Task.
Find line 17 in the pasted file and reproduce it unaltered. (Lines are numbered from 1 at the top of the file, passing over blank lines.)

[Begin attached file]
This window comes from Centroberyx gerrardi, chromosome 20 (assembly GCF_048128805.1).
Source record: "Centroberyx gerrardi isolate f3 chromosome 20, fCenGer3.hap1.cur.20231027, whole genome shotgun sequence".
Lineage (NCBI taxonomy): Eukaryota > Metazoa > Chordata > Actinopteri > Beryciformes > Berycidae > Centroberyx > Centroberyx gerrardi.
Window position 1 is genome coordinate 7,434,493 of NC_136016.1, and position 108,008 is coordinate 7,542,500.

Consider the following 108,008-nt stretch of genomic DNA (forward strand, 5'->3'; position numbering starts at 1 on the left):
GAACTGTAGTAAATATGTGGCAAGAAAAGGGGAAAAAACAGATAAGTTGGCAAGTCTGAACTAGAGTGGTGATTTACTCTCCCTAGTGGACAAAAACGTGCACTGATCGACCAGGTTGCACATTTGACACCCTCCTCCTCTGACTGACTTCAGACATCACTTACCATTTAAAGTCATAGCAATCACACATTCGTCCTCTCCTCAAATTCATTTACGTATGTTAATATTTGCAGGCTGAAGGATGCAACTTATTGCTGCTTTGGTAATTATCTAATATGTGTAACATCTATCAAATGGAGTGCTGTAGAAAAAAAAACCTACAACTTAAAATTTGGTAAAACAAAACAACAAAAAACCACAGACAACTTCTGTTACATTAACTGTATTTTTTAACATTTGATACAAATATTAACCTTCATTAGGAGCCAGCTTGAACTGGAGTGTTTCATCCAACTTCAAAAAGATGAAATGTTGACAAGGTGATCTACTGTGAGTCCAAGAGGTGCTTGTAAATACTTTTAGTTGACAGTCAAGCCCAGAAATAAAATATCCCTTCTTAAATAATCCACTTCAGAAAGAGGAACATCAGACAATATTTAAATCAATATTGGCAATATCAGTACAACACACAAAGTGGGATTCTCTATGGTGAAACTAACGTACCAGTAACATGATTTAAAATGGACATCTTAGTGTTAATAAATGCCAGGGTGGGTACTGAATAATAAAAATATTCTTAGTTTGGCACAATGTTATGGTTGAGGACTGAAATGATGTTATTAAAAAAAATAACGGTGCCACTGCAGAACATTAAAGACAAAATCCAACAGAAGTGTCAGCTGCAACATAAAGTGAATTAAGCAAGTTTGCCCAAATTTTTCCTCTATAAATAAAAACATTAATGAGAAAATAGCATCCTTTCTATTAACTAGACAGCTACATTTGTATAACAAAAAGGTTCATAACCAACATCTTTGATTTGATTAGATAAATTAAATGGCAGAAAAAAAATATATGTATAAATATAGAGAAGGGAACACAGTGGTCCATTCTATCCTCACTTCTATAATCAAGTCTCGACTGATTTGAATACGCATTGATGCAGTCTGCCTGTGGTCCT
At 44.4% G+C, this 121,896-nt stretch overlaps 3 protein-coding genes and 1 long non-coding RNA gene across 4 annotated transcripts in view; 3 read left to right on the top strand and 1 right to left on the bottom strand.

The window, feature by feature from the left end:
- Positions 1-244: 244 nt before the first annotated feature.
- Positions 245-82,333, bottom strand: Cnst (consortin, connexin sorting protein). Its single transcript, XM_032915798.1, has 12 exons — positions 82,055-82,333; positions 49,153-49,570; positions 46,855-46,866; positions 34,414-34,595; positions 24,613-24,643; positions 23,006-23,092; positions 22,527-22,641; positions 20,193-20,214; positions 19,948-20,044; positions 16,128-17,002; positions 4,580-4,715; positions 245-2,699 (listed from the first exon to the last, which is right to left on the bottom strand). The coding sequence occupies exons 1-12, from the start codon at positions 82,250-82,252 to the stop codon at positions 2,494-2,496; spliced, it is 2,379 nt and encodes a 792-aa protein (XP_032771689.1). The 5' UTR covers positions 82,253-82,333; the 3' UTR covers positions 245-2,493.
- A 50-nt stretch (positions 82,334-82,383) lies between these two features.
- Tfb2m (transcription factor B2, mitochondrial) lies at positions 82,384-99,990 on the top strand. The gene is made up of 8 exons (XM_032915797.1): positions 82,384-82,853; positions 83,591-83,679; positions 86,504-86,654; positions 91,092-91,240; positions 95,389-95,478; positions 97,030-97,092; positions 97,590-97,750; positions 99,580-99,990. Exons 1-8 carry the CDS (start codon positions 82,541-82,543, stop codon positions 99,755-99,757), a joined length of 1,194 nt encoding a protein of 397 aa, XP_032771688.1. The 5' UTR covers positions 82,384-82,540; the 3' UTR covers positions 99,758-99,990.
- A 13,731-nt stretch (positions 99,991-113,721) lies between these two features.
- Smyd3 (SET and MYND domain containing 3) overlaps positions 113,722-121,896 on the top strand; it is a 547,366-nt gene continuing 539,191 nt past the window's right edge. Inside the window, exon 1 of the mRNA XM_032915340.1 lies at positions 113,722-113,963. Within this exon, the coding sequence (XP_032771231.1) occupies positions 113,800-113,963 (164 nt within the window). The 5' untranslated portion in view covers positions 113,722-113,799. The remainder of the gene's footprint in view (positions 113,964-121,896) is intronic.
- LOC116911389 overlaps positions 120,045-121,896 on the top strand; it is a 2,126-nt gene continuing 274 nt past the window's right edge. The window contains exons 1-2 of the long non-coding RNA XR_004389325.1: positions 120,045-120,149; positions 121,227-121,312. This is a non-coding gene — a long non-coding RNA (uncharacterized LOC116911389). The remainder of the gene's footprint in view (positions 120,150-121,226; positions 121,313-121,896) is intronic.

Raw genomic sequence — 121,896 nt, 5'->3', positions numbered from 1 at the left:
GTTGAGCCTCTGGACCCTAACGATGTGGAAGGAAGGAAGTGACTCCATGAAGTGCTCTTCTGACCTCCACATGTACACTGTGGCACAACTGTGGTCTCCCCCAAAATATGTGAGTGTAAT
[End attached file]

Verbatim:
GTTGAGCCTCTGGACCCTAACGATGTGGAAGGAAGGAAGTGACTCCATGAAGTGCTCTTCTGACCTCCACATGTACACTGTGGCACAACTGTGGTCTCCCCCAAAATATGTGAGTGTAAT